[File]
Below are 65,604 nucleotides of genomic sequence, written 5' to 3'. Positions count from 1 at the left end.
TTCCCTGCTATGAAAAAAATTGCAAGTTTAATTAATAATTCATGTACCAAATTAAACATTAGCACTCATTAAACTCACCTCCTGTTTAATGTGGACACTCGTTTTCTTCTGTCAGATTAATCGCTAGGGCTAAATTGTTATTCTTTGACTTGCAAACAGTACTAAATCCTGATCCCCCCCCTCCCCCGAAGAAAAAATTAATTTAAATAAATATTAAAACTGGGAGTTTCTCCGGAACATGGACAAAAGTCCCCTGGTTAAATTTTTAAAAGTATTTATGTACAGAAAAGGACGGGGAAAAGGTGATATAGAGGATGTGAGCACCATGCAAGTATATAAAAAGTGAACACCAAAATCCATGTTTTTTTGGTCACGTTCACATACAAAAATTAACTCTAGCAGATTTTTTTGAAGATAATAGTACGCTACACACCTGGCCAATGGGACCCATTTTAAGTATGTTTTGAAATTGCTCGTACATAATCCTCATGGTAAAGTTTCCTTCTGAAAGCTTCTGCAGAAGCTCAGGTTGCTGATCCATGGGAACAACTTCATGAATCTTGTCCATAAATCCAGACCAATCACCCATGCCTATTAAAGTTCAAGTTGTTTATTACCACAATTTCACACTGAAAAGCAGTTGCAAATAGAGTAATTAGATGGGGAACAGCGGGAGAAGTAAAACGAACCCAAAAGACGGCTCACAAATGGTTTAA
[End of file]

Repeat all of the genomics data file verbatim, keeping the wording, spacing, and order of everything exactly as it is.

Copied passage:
Below are 65,604 nucleotides of genomic sequence, written 5' to 3'. Positions count from 1 at the left end.
TTCCCTGCTATGAAAAAAATTGCAAGTTTAATTAATAATTCATGTACCAAATTAAACATTAGCACTCATTAAACTCACCTCCTGTTTAATGTGGACACTCGTTTTCTTCTGTCAGATTAATCGCTAGGGCTAAATTGTTATTCTTTGACTTGCAAACAGTACTAAATCCTGATCCCCCCCCTCCCCCGAAGAAAAAATTAATTTAAATAAATATTAAAACTGGGAGTTTCTCCGGAACATGGACAAAAGTCCCCTGGTTAAATTTTTAAAAGTATTTATGTACAGAAAAGGACGGGGAAAAGGTGATATAGAGGATGTGAGCACCATGCAAGTATATAAAAAGTGAACACCAAAATCCATGTTTTTTTGGTCACGTTCACATACAAAAATTAACTCTAGCAGATTTTTTTGAAGATAATAGTACGCTACACACCTGGCCAATGGGACCCATTTTAAGTATGTTTTGAAATTGCTCGTACATAATCCTCATGGTAAAGTTTCCTTCTGAAAGCTTCTGCAGAAGCTCAGGTTGCTGATCCATGGGAACAACTTCATGAATCTTGTCCATAAATCCAGACCAATCACCCATGCCTATTAAAGTTCAAGTTGTTTATTACCACAATTTCACACTGAAAAGCAGTTGCAAATAGAGTAATTAGATGGGGAACAGCGGGAGAAGTAAAACGAACCCAAAAGACGGCTCACAAATGGTTTAA